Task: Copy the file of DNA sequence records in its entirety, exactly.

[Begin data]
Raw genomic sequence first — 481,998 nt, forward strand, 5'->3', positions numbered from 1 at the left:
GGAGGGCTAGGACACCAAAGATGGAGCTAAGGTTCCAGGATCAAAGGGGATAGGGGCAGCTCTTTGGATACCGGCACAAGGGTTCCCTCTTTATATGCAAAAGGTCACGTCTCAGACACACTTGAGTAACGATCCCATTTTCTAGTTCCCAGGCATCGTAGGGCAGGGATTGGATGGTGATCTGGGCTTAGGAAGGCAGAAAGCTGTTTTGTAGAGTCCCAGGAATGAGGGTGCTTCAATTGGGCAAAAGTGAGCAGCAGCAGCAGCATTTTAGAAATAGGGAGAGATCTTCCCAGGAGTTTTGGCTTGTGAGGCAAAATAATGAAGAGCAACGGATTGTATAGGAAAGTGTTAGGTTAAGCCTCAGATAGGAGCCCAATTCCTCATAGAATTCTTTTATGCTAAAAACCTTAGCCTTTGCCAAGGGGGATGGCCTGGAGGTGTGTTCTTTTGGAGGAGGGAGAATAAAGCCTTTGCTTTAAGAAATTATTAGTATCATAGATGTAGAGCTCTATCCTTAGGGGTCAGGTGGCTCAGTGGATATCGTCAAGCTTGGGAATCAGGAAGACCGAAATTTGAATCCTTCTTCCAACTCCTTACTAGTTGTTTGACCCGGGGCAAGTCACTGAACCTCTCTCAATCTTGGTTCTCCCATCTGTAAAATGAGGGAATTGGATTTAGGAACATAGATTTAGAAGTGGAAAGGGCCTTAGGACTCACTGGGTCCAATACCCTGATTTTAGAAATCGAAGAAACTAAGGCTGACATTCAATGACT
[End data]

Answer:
Raw genomic sequence first — 481,998 nt, forward strand, 5'->3', positions numbered from 1 at the left:
GGAGGGCTAGGACACCAAAGATGGAGCTAAGGTTCCAGGATCAAAGGGGATAGGGGCAGCTCTTTGGATACCGGCACAAGGGTTCCCTCTTTATATGCAAAAGGTCACGTCTCAGACACACTTGAGTAACGATCCCATTTTCTAGTTCCCAGGCATCGTAGGGCAGGGATTGGATGGTGATCTGGGCTTAGGAAGGCAGAAAGCTGTTTTGTAGAGTCCCAGGAATGAGGGTGCTTCAATTGGGCAAAAGTGAGCAGCAGCAGCAGCATTTTAGAAATAGGGAGAGATCTTCCCAGGAGTTTTGGCTTGTGAGGCAAAATAATGAAGAGCAACGGATTGTATAGGAAAGTGTTAGGTTAAGCCTCAGATAGGAGCCCAATTCCTCATAGAATTCTTTTATGCTAAAAACCTTAGCCTTTGCCAAGGGGGATGGCCTGGAGGTGTGTTCTTTTGGAGGAGGGAGAATAAAGCCTTTGCTTTAAGAAATTATTAGTATCATAGATGTAGAGCTCTATCCTTAGGGGTCAGGTGGCTCAGTGGATATCGTCAAGCTTGGGAATCAGGAAGACCGAAATTTGAATCCTTCTTCCAACTCCTTACTAGTTGTTTGACCCGGGGCAAGTCACTGAACCTCTCTCAATCTTGGTTCTCCCATCTGTAAAATGAGGGAATTGGATTTAGGAACATAGATTTAGAAGTGGAAAGGGCCTTAGGACTCACTGGGTCCAATACCCTGATTTTAGAAATCGAAGAAACTAAGGCTGACATTCAATGACT